However, delay is not the only problem. One applicant, who identified herself only as Reem, said her father had refused to accompany her since he was against her submitting her photo for the card. Hence she had to bring along a friend to attest to her identity. Reem said she submitted her application along with her photo. She hoped that the media would do more to educate parents about the need and requirements for women to have their own ID cards.
As a passing note, I’d like to let readers know that I’m not asleep at the switch here. There just hasn’t been much of interest in Saudi papers or in other papers reporting on Saudi Arabia of late. I suspect that with Ramadan just around the corner, there’s going to be even less of general interest to report. I’m not slacking, though. Right now I’m reading a couple of books that I’ll be reviewing soon.
I’ve written a review of Arabian Knight, a biography of William A. Eddy, who played a crucial role in many events that shaped American history and politics particularly as they pertain to Saudi Arabia and the Middle East in general. Soldier, spy, diplomat, businessman, academic: Eddy combined all of these effectively. He, more than any other individual, was responsible for the shape of today’s US-Saudi relations. Thomas Lippman, author of Inside the Mirage, has done an excellent job of capturing the life of a man whose life could/should span many lengthy books.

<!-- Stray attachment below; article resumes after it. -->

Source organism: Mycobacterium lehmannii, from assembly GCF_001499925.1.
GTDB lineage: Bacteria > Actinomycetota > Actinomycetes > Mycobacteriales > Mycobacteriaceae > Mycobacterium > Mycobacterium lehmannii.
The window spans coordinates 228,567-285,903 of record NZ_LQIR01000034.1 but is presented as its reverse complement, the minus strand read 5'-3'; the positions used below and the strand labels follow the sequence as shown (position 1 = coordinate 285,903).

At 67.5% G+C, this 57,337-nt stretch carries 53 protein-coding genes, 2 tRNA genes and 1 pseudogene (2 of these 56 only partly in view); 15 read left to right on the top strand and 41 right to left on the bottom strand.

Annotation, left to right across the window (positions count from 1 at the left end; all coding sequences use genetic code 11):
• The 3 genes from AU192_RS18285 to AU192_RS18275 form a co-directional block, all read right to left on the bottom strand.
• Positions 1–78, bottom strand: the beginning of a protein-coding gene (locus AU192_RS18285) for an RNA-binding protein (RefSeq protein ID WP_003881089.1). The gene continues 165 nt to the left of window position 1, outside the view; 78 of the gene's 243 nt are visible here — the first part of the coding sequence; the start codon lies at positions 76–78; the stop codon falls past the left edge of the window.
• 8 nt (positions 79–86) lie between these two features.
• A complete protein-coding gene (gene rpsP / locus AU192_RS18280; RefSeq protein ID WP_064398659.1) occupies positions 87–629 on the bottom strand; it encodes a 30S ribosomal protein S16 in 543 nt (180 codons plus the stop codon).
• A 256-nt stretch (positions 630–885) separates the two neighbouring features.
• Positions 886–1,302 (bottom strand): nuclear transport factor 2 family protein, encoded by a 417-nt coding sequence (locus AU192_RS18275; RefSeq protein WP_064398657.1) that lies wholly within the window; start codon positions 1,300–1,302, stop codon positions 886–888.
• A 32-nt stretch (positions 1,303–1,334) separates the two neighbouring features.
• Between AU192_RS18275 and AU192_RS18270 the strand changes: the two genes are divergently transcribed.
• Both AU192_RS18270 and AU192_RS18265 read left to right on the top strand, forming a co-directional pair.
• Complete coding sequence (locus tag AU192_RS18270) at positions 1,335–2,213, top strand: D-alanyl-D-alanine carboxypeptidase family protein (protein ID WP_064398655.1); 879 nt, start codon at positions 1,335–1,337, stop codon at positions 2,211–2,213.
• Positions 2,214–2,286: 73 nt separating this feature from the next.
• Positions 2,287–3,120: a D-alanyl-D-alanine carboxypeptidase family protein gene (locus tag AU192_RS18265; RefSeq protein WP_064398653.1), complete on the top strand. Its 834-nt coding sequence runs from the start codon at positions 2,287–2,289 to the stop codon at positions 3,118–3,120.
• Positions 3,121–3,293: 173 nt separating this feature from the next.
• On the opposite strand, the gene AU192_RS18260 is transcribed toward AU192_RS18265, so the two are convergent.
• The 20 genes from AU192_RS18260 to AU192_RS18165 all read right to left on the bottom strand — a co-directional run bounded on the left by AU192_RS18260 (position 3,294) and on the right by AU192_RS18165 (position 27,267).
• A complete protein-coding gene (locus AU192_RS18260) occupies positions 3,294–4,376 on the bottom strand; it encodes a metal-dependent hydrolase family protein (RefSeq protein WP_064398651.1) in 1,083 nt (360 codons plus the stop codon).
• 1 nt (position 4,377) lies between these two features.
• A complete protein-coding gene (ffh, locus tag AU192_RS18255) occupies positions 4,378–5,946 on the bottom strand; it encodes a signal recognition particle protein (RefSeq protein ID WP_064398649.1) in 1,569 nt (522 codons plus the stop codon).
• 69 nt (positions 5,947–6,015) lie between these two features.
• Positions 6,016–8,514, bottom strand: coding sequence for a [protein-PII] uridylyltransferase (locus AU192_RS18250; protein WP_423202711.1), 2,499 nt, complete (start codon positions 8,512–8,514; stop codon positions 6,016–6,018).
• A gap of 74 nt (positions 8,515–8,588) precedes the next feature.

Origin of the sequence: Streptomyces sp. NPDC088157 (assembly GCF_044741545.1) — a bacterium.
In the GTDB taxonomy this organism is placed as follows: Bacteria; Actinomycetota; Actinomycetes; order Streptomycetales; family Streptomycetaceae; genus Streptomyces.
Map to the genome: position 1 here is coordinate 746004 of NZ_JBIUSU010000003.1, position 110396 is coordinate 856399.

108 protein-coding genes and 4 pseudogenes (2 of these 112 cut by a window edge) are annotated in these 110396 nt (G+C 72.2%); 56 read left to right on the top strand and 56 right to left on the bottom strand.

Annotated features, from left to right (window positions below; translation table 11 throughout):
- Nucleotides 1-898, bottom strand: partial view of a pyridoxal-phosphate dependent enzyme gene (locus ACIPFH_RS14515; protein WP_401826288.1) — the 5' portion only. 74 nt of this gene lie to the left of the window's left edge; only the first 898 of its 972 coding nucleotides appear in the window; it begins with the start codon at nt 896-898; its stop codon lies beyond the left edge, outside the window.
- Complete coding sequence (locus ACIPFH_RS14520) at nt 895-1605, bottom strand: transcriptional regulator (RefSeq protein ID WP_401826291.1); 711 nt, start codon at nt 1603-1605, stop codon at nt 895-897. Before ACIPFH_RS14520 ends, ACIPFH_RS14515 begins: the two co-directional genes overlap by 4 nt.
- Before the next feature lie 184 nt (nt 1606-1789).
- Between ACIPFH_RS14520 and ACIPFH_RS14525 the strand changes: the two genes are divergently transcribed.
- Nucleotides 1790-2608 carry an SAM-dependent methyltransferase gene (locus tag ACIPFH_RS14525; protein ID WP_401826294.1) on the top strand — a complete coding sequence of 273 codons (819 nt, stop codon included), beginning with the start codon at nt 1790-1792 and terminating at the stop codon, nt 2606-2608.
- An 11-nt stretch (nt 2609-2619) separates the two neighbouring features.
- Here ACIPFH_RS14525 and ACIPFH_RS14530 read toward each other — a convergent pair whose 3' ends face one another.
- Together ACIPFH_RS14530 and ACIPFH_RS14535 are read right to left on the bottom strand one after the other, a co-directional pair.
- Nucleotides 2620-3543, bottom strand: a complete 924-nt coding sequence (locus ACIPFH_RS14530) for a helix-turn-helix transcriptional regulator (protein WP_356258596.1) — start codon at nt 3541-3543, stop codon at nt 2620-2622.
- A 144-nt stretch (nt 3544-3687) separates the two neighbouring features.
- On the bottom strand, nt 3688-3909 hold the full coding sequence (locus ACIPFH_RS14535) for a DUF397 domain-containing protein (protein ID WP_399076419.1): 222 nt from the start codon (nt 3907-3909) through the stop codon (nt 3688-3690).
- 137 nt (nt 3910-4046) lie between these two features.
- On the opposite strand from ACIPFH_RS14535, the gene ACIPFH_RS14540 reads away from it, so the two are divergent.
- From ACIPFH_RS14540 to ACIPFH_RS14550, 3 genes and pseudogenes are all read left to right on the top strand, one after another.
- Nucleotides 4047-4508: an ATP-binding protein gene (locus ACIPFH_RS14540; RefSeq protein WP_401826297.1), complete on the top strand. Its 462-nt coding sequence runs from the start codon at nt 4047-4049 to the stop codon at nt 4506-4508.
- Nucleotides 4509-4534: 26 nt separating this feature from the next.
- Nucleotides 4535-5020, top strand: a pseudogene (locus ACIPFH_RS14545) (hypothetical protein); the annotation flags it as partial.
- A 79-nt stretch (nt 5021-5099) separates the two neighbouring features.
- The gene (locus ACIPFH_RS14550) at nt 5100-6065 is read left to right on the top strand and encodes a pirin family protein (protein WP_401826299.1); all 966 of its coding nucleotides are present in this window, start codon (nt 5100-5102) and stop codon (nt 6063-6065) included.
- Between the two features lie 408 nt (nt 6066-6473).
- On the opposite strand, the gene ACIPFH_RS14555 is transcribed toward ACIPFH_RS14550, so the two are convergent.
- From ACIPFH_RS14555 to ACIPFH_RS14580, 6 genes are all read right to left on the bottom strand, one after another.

Here’s an excellent piece from Lebanon’s Daily Star, commenting on how no one, no matter his religion, has a right to expect he will never be offended. As reader ‘rather dashing’ points out in a comment below, and the writer of this piece agrees, the proper reply to offensive speech is more speech, not stifling it. Even more, violence is never the right response.
The writer of this piece, Shahed Amanullah, offers a suggestion with which I fully concur: If you find yourself being easily offended, grow a thicker skin.
Muslims or not, no one has an absolute right to be offended
Back in 1989, when the publication of Salman Rushdie’s novel “The Satanic Verses” sparked a new phenomenon of protests from Muslims – particularly by those in the West – I was a student body senator at the University of California at Berkeley, where the Free Speech Movement was born in the 1960s. Two bookstores were firebombed – apparently in retaliation for the book, though without any claims of responsibility.
Along with several other Muslim students, I appeared on local television to denounce the bombings and state our belief that while Muslims could understandably be offended, no one had the right to impose censorship or intimidate others with threats to their safety or property.